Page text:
This is from Eddie Condon’s book We Called It Music. Condon told this story about recording with Okeh Records early in his career. Even at the green age of twenty-two he was one of the oldest in a band that included the then 18-year-old Gene Krupa on drums. The McKenzie-Condon Chicagoans recorded four sides in December of 1927: “China Boy,” “Sugar,” “Nobody’s Sweetheart,” and “Liza.” This was the first time for these guys to hear themselves on record and, per usual, Condon delivers a perfect description of the musician’s common condition.
Today I’m experiencing some of that levitation Eddie talked about. On Thursday night the Southside Aces had the extreme pleasure of releasing our third recording, entitled A Big Fine Thing. It’s been nearly five years since the last time we created some musical posterity, and eighteen months since we started hammering away on this project. I had no idea how heavy a long anticipation could be on the metaphysical shoulders. A five-year gestation could drive anyone a little kooky. But when I held the real thing in my hands, and began listening, all of that went away. I smiled until I hurt my face. “I swear,” I told Erik Jacobson later, “the finished CD sounds even better!” He vigorously nodded in agreement, practically shouting, “I know!” You’d think it was the first time either of us had been on a record, the way we giggled like schoolgirls. Well, pretty manly-sounding schoolgirls, but we did giggle. It is technically impossible for our duplicated disks to sound better than the master disk to which we’d been listening for several months, but the music on a master is still somewhat theoretical in terms of its existence. A Big Fine Thing is now a tangible record, available to the whole world. That IS better.
We unleashed the disks at the Eagles Aerie #34 in South Minneapolis. How is it that I can at once feel so at home at the Eagles while still being caught up in the excitement of visiting a strange new land? The Aces have been performing there several months in a row now, but when I leave my house in Phillips to drive the five minutes to that squat little building I feel an adventurous tingle. Refer to my previous treatise on the Eagles for a fleshed out picture. My wife, Claudia, and I arrived early to set up. She was done up for the affair, what Cab Calloway might call “togged to the bricks,” including silver Devil Doll bangs sitting atop a short black and yellow dress that was within shouting distance of high black boots. She stepped out of the ballroom to get a drink at the bar. She returned with tales of drink-buying offers from several of the gentlemen attached to their stools. “I still got it with the middle-aged barflies!” she reported. Erik ate his $7 steak dinner special while Duke Ellington small band recordings warmed up the assemblage, which was, well, beginning to assemble. Ahh, the Eagles. Finally all six Aces sat on the stage, ready to go. I took a deep breath, and at 8:15 counted off the first tune of the night, incidentally the first tune of the album, Lil Hardin Armstrong’s “Perdido Street Blues.”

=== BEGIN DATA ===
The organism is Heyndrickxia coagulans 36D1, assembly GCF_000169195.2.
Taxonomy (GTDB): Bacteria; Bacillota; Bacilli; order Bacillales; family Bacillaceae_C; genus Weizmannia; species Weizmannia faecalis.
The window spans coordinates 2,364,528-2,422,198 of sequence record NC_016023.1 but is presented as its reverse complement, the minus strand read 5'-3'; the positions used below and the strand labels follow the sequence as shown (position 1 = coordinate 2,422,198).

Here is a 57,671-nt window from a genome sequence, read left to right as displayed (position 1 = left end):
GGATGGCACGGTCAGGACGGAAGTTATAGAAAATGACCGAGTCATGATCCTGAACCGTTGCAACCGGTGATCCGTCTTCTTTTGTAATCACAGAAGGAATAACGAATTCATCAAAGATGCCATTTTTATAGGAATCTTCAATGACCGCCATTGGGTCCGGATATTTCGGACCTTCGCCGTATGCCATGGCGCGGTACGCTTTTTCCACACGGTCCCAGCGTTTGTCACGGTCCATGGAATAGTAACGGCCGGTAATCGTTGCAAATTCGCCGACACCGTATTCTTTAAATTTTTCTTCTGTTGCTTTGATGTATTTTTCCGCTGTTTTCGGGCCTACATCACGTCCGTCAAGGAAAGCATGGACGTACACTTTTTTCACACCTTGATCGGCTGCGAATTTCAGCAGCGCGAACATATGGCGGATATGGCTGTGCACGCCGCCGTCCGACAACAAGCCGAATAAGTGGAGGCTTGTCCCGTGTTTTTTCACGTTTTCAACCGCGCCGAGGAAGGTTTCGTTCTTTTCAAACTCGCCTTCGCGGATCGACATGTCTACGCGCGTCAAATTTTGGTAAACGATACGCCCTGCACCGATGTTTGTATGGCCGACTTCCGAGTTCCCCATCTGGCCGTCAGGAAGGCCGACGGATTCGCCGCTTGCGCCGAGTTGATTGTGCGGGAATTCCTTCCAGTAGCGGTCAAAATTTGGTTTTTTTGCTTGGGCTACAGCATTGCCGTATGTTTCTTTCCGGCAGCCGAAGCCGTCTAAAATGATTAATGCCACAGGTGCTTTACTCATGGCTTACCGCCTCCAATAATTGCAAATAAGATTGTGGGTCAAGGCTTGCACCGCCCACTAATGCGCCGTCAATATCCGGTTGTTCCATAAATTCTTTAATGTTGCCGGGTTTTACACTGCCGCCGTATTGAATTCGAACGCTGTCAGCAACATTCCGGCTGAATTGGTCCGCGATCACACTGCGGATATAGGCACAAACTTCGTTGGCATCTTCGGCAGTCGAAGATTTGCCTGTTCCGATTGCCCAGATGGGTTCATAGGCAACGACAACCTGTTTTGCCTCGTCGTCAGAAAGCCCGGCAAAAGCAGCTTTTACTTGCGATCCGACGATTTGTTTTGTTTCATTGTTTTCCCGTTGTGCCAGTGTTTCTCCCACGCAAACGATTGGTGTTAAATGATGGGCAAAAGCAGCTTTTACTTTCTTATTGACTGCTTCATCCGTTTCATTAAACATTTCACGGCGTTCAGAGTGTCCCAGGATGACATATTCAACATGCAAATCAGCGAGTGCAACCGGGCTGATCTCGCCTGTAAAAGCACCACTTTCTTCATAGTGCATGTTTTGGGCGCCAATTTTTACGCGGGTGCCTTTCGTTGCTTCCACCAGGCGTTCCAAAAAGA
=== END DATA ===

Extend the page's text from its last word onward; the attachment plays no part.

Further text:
Three tunes later and I already knew it was going to be a great night. This may sound like I'm a Boasting Barney, but as Don Meredith once said, “If you can do it, it ain’t braging.” The band was “in the pocket,” as we like to say when things are swinging loose but with swagger, with the fire in the belly. The swinging was easy and powerful, as if the Eagles was the batter’s box, the Aces were Harmon Killebrew, and the jazz was the Louisville Slugger on his shoulder. And the crowd made me giddy. Jazzhounds, dancehounds, boozehounds, and blood relatives. We had them all, in various combinations. I commented several times, “Imagine this many people coming to see a jazz band in the year 2011!”
Over two hundred people nested in the Aerie that night. One of my favorite musical moments was when Rick Rexroth reprised his debut recording from A Big Fine Thing, joining the band to sing “His Eye Is On The Sparrow.” It afforded me the opportunity to tell the crowd my original tip to Rick on how to sing it. Rick has pipes, let me tell you, but he occupies himself as a history teacher, husband and brand new father, not as a singer. So he asked me how we wanted it done. Knowing he was more of a singer than I am, and a smart soul to boot, I gave him these vague instructions, “Somewhere between a New Orleans front porch and the St. Olaf Choir.” He stepped into the studio a week later and dropped all of our jaws. Your GPS couldn’t have found the center between those two points better than Rick!
A mob like that, and a night of swinging such as the one the Aces provided for that mob, will tend to imbue a man with overwhelming optimism about the future of the music. Some may pronounce my optimism unrealistic. But just like Condon, perhaps my naivete comes from being so young…ahem...I am twice the age he was in 1927, but I still share that sense of idealism about an art I love so much. Condon’s records did end up selling pretty well, but as his eye-rolling about his own youth suggests, the world didn’t exactly figure out the McKenzie Condon Chicagoans. Here it is almost eighty-four years later, however, and I think I understand perfectly what they were trying to do.